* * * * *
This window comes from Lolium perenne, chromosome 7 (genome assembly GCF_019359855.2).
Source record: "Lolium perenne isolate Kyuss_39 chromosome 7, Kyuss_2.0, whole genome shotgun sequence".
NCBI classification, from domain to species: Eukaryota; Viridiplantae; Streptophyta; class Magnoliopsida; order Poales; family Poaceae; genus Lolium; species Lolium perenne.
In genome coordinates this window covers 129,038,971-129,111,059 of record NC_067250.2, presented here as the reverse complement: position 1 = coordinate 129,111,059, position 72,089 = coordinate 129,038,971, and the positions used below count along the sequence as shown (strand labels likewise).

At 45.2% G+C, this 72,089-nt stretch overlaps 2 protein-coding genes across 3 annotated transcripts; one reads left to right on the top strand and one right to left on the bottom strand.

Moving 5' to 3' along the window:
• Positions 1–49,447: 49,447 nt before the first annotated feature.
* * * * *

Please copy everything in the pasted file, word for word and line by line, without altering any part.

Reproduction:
This window comes from Lolium perenne, chromosome 7 (genome assembly GCF_019359855.2).
Source record: "Lolium perenne isolate Kyuss_39 chromosome 7, Kyuss_2.0, whole genome shotgun sequence".
NCBI classification, from domain to species: Eukaryota; Viridiplantae; Streptophyta; class Magnoliopsida; order Poales; family Poaceae; genus Lolium; species Lolium perenne.
In genome coordinates this window covers 129,038,971-129,111,059 of record NC_067250.2, presented here as the reverse complement: position 1 = coordinate 129,111,059, position 72,089 = coordinate 129,038,971, and the positions used below count along the sequence as shown (strand labels likewise).

At 45.2% G+C, this 72,089-nt stretch overlaps 2 protein-coding genes across 3 annotated transcripts; one reads left to right on the top strand and one right to left on the bottom strand.

Moving 5' to 3' along the window:
• Positions 1–49,447: 49,447 nt before the first annotated feature.